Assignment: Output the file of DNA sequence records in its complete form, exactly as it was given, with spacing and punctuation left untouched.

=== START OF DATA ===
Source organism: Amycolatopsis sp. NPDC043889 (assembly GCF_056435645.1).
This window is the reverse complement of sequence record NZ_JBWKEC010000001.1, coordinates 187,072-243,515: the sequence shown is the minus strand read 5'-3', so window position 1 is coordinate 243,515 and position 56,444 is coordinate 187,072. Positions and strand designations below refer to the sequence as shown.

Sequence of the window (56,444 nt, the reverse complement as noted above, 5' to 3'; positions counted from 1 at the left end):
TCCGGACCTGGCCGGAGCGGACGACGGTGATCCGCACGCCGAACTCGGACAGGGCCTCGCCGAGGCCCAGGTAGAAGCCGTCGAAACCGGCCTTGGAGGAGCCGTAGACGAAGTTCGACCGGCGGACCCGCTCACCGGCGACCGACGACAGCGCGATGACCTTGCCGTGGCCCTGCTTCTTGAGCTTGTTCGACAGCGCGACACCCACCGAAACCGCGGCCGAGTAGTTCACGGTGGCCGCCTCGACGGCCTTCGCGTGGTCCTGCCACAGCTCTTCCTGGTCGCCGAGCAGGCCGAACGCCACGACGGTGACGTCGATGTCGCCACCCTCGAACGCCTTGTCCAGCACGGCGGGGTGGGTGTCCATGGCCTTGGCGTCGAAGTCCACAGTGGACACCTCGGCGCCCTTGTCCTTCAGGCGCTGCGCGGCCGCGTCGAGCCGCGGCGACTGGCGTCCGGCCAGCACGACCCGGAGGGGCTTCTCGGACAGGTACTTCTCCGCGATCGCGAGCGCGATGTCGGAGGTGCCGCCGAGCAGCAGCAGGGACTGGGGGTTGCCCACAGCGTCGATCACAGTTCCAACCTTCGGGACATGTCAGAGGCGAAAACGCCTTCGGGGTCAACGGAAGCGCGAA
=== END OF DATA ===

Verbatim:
Source organism: Amycolatopsis sp. NPDC043889 (assembly GCF_056435645.1).
This window is the reverse complement of sequence record NZ_JBWKEC010000001.1, coordinates 187,072-243,515: the sequence shown is the minus strand read 5'-3', so window position 1 is coordinate 243,515 and position 56,444 is coordinate 187,072. Positions and strand designations below refer to the sequence as shown.

Sequence of the window (56,444 nt, the reverse complement as noted above, 5' to 3'; positions counted from 1 at the left end):
TCCGGACCTGGCCGGAGCGGACGACGGTGATCCGCACGCCGAACTCGGACAGGGCCTCGCCGAGGCCCAGGTAGAAGCCGTCGAAACCGGCCTTGGAGGAGCCGTAGACGAAGTTCGACCGGCGGACCCGCTCACCGGCGACCGACGACAGCGCGATGACCTTGCCGTGGCCCTGCTTCTTGAGCTTGTTCGACAGCGCGACACCCACCGAAACCGCGGCCGAGTAGTTCACGGTGGCCGCCTCGACGGCCTTCGCGTGGTCCTGCCACAGCTCTTCCTGGTCGCCGAGCAGGCCGAACGCCACGACGGTGACGTCGATGTCGCCACCCTCGAACGCCTTGTCCAGCACGGCGGGGTGGGTGTCCATGGCCTTGGCGTCGAAGTCCACAGTGGACACCTCGGCGCCCTTGTCCTTCAGGCGCTGCGCGGCCGCGTCGAGCCGCGGCGACTGGCGTCCGGCCAGCACGACCCGGAGGGGCTTCTCGGACAGGTACTTCTCCGCGATCGCGAGCGCGATGTCGGAGGTGCCGCCGAGCAGCAGCAGGGACTGGGGGTTGCCCACAGCGTCGATCACAGTTCCAACCTTCGGGACATGTCAGAGGCGAAAACGCCTTCGGGGTCAACGGAAGCGCGAA